Improving Zend\ServiceManager workflow with annotations

09 April 2016 Comments

Warning! This post was published over 8 years ago, so it can contain outdated information. Bear this in mind when putting it into practice or leaving new comments.

Everyone who regularly visits my blog knows that I’m an absolute fan of the Zend\ServiceManager component.

It is always my choice to deal with dependency injection in any kind of project, more now that v3 has been released, which is faster and has a better public API.

The workflow while working with the ServiceManager is usually the same. You create a factory or abstract factory that creates a service and then you register that service into the ServiceManager itself.

Of course you have to optimize your code, and you should try to reuse the same factories whenever possible, and try not to abuse of abstract factories and initializers.

Detecting a problem

The thing is that if your project grows, you will end with lots of services, and probably lots of factories too.

There are services that are complicated to create, like the Application object in many frameworks, or services like doctrine’s EntityManager. They need to check a lot of configuration elements, and not only get some dependencies injected.

The factory pattern is perfect for these kind of services, but there are a lot of services too where you end up creating a factory just to fetch a couple services from the ServiceManager and injecting them in the new service constructor.

This could be an example:

namespace Acelaya\Factory;
use Acelaya\Foo;
use Acelaya\MyService;
use Interop\Container\ContainerInterface;
use Zend\ServiceManager\Factory\FactoryInterface;
class MyFactory
public function __invoke(ContainerInterface $container, $requestedName, array $options = null)
$foo = $container->get(Foo::class);
$bar = $container->get('bar');
return new MyService($foo, $bar);

In my applications, these kind of services are very usually more than a half of the total registered services, and at the end it is boring and repetitive, and you have to maintain a lot of classes that don’t really do much.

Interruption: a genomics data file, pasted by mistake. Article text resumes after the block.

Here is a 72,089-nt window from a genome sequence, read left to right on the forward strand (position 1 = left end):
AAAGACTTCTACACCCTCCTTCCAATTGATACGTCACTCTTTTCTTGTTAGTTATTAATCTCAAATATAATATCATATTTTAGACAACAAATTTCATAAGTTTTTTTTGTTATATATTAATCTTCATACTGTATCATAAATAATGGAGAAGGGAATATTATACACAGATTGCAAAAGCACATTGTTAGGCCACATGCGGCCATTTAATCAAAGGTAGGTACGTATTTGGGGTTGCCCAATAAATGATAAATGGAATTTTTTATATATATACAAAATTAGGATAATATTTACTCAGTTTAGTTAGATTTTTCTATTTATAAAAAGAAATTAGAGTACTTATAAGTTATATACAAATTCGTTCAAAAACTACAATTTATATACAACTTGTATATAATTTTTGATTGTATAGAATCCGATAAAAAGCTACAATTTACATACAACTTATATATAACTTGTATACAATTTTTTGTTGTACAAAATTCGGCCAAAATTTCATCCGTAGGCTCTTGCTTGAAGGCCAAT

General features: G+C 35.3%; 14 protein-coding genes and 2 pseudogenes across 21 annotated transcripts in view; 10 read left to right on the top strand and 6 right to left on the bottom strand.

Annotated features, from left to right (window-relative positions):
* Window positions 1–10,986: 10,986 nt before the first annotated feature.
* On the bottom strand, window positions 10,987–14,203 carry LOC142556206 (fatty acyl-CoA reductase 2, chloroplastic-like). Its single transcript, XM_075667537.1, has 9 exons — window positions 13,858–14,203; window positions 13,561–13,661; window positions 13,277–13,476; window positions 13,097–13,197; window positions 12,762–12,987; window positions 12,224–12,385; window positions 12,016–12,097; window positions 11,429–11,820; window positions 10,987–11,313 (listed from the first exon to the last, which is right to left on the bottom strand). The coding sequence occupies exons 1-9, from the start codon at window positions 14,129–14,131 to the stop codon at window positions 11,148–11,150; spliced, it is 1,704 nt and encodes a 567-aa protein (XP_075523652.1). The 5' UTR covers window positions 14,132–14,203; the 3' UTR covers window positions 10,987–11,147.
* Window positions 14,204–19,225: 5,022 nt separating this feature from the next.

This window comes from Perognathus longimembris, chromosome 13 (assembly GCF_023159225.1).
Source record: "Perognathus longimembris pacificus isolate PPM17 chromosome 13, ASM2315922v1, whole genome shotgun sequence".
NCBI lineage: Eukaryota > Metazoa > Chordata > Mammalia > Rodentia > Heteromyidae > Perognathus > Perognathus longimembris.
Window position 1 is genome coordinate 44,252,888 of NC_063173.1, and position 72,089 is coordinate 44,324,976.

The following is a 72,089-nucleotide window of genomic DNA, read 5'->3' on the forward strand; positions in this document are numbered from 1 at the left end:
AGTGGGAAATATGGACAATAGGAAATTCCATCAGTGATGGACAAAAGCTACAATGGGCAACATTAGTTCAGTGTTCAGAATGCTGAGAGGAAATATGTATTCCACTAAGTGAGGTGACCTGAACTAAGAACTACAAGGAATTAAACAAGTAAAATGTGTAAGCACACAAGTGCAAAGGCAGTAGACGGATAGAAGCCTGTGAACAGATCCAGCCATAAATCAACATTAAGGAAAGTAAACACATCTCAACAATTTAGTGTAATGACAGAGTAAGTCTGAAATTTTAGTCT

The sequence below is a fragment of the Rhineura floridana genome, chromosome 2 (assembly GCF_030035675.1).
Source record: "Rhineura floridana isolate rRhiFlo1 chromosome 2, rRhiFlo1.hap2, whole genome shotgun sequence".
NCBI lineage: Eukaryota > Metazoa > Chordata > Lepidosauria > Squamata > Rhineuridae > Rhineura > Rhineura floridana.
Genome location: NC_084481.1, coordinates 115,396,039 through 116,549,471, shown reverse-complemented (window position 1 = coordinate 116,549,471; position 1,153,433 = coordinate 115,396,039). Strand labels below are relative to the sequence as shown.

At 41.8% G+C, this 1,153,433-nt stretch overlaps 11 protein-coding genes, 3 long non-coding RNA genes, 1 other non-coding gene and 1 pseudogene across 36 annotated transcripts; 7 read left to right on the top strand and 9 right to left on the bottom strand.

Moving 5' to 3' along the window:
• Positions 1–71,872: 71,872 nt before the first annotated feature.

Proposing a solution

So I decided to find a solution that would allow me not to repeat the same task over and over.

After some research and trying some different solutions I ended up creating the acelaya/zsm-annotated-services package, which allows you to annotate your service constructors and use a common factory which is already provided. It supports both v2 and v3 of the ServiceManager.

By making use of the $requestedName argument that all ServiceManager factories receive (even in v2, although it is not in the FactoryInterface), and assuming that the service name is the fully qualified class name, that factory reads a special @Inject annotation in the service constructor, which contains the name of the services that need to be injected.

This way, the service in the previos example could be defined like this:

namespace Acelaya;
use Acelaya\ZsmAnnotatedServices\Annotation\Inject;
class MyService
* @Inject({Foo::class, "bar"})
public function __construct(Foo $foo, $bar)
// [...]

The @Inject annotation receives an array of service names in the same order that they need to be injected in the constructor. Then the provided AnnotatedFactory reads that list and fetches them from the ServiceManager, and finally creates the service and injects the dependencies in the same order. You just need to register the service like this:

use Acelaya\MyService;
use Acelaya\ZsmAnnotatedServices\Factory\V3\AnnotatedFactory;
use Zend\ServiceManager\ServiceManager;
return new ServiceManager([